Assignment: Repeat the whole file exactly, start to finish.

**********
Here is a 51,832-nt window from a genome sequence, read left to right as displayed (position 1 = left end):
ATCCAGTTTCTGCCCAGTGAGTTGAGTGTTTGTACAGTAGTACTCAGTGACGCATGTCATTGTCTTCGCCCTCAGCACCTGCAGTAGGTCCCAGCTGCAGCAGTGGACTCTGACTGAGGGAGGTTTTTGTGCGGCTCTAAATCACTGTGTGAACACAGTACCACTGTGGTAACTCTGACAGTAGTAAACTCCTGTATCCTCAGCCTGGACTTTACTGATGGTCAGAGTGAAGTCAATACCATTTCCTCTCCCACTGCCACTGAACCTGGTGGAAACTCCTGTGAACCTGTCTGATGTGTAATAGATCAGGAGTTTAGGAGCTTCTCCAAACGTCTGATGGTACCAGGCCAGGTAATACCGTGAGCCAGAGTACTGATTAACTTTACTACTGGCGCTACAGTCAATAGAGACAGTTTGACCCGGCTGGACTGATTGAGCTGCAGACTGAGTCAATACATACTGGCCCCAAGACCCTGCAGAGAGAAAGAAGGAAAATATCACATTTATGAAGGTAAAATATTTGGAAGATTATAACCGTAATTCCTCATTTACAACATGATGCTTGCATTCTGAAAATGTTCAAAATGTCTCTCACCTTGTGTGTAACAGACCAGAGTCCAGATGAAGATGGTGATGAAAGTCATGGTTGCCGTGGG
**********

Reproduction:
Here is a 51,832-nt window from a genome sequence, read left to right as displayed (position 1 = left end):
ATCCAGTTTCTGCCCAGTGAGTTGAGTGTTTGTACAGTAGTACTCAGTGACGCATGTCATTGTCTTCGCCCTCAGCACCTGCAGTAGGTCCCAGCTGCAGCAGTGGACTCTGACTGAGGGAGGTTTTTGTGCGGCTCTAAATCACTGTGTGAACACAGTACCACTGTGGTAACTCTGACAGTAGTAAACTCCTGTATCCTCAGCCTGGACTTTACTGATGGTCAGAGTGAAGTCAATACCATTTCCTCTCCCACTGCCACTGAACCTGGTGGAAACTCCTGTGAACCTGTCTGATGTGTAATAGATCAGGAGTTTAGGAGCTTCTCCAAACGTCTGATGGTACCAGGCCAGGTAATACCGTGAGCCAGAGTACTGATTAACTTTACTACTGGCGCTACAGTCAATAGAGACAGTTTGACCCGGCTGGACTGATTGAGCTGCAGACTGAGTCAATACATACTGGCCCCAAGACCCTGCAGAGAGAAAGAAGGAAAATATCACATTTATGAAGGTAAAATATTTGGAAGATTATAACCGTAATTCCTCATTTACAACATGATGCTTGCATTCTGAAAATGTTCAAAATGTCTCTCACCTTGTGTGTAACAGACCAGAGTCCAGATGAAGATGGTGATGAAAGTCATGGTTGCCGTGGG